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'Abolish Lords and replace it with a senate', former Liberal leader argues
2 December 2020, 20:34 | Updated: 3 December 2020, 11:20
The House of Lords should be abolished and "replaced with an elected senate", according to former Liberal leader David Steel.
Lord Steel will tell a lecture to the Scottish Liberal Club on Tuesday evening that peerages should be scrapped to make way for federalism in the UK.
The former Liberal Party leader, who "assumes" the speech will be his last of a political nature, will argue that abolishing the current upper chamber will provide a viable alternative to Scottish independence.
He will call for federalism to be "on the agenda" as a "more acceptable way forward than separation from the UK".
"We have to look to total reform of the House of Lords if we are to argue the genuine case for home rule," Lord Steel will say.
"The replacement of the Lords by an elected senate is the keystone to federalism."
The former life peer suggests creating a new upper chamber of 500 members, of which 400 would be chosen on a party-political basis by proportional representation.
England, Scotland, Wales and Northern Ireland would therefore all be proportionately allocated members from each nation.
Under his plans, members would only be allowed to vote on matters that applied to their territory which, he hopes, would stave off calls for Scottish independence.
The public would also choose the remaining 100 but they would not include recent members or known supporters of any political party.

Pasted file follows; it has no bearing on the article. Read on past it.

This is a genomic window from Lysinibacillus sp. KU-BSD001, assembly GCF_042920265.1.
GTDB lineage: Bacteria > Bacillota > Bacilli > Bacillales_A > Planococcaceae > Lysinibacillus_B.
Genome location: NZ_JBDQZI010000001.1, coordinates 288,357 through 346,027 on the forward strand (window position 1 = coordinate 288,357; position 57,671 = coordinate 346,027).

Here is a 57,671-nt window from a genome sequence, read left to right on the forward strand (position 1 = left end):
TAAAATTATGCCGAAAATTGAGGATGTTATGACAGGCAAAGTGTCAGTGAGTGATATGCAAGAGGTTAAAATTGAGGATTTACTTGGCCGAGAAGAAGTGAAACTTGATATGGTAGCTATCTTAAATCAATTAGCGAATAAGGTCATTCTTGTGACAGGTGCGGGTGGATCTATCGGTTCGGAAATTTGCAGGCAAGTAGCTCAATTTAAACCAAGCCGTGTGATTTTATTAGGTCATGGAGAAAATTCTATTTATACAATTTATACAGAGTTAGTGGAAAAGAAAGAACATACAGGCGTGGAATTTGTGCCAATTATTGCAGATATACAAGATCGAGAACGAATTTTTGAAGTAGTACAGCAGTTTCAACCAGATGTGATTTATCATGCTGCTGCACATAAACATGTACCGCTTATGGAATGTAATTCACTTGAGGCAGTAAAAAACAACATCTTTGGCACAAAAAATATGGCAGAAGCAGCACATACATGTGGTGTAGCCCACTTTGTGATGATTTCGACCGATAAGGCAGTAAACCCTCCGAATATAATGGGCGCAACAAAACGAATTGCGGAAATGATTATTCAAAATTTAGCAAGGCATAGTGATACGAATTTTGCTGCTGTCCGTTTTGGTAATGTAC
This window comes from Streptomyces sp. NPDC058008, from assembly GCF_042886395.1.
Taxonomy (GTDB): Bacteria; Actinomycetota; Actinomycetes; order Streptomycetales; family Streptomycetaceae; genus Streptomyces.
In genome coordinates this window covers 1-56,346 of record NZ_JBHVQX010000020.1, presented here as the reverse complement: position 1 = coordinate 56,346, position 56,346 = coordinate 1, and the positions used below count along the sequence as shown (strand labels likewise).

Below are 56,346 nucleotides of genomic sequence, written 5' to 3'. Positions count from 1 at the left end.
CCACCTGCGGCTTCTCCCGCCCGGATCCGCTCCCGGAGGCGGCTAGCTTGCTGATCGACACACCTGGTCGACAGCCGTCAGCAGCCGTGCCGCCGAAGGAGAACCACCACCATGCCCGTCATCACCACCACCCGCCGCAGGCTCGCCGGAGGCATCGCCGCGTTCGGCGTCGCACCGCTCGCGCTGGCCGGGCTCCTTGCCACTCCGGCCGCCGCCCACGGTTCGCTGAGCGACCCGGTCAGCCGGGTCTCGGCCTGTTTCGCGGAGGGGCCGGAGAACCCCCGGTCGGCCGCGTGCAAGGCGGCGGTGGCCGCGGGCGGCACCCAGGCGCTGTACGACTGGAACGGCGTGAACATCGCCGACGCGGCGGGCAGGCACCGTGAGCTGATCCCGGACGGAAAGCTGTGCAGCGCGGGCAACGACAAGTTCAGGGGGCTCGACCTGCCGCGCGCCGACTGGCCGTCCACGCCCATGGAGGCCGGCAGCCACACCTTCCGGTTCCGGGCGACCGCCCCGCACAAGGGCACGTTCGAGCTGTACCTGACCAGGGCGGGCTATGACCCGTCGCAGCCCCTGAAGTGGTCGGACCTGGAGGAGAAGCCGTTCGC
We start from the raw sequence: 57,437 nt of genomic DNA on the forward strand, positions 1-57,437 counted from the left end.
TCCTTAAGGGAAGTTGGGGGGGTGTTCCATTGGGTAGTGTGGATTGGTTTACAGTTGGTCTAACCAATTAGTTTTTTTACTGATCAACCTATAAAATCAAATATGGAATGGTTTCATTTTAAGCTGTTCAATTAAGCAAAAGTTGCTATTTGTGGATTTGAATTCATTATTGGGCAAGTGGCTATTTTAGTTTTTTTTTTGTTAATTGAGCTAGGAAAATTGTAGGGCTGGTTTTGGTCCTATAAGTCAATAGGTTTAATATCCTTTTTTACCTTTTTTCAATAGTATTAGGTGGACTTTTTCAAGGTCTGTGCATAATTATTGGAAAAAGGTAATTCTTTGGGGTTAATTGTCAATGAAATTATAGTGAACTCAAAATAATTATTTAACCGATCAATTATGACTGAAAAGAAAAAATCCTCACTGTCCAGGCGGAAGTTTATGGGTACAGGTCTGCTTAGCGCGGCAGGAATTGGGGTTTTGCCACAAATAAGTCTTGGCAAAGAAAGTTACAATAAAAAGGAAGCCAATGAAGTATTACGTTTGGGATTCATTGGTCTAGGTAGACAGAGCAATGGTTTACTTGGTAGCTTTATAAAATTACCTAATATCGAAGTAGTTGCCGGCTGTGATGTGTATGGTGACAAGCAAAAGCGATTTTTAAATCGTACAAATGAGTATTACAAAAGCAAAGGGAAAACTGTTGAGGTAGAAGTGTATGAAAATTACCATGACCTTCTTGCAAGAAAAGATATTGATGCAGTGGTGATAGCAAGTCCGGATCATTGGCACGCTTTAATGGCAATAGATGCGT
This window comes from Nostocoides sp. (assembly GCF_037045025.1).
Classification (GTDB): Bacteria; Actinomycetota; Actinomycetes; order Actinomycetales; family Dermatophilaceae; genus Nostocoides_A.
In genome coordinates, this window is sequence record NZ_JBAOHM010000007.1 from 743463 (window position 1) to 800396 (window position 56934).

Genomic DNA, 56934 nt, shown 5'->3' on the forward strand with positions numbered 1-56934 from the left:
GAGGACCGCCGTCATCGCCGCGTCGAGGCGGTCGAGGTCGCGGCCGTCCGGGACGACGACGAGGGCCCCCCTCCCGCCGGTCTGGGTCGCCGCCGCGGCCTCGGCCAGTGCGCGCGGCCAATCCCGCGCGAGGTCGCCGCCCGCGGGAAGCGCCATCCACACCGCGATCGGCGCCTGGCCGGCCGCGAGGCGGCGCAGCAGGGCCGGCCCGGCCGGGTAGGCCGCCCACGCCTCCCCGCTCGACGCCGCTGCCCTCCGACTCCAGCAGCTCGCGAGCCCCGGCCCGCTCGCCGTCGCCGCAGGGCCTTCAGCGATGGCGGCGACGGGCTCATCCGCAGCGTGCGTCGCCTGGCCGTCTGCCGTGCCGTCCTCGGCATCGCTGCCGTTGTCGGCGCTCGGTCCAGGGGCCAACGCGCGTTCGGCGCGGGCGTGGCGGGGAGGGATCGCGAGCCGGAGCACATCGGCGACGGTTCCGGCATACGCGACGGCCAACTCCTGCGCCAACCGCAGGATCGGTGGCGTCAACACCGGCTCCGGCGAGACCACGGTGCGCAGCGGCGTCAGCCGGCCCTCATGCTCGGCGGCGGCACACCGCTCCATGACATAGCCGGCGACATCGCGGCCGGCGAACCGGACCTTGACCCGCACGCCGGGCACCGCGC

"These would replace the existing valuable wide range of independent expertise at present on the cross benches in the Lords," he will say.
"A convention could be created where, in a reformed upper House, each section did not vote on matters which did not apply to their territory, thus partly answering the unanswerable West Lothian question.
"Its powers would remain the same as at present - in other words no veto, only delay, and the right to ask the Commons to think again, and no power over finance."
The former Liberal chief is also expected to criticise former Liberal Democrat leader Nick Clegg fo his "inadequate" attempts to reform the House of Lords during the Coalition of 2010-15.
He will say: "Nick Clegg had many virtues but two damning vices: over-weening ambition from an early age, and a woeful lack of knowledge of history, especially that of his own party."
Lord Steel, a former MP and MSP retired from the upper chamber and quit the Lib Dems earlier this year in the wake of a report by the Independent Inquiry into Child Sexual Abuse (IICSA).
It described how the political establishment spent decades turning "a blind eye" to allegations of child sexual abuse and cited his specific failure to act on allegations about Sir Cyril Smith, .
The former Holyrood presiding officer said that with the IICSA "not having secured a parliamentary scalp, I fear that I have been made a proxy for Cyril Smith".
Following the report's publication, Lord Steel said his Liberal colleague "did not admit to me the truth of the allegations" and added: "Knowing all I know now, I condemn Cyril Smith's actions towards children."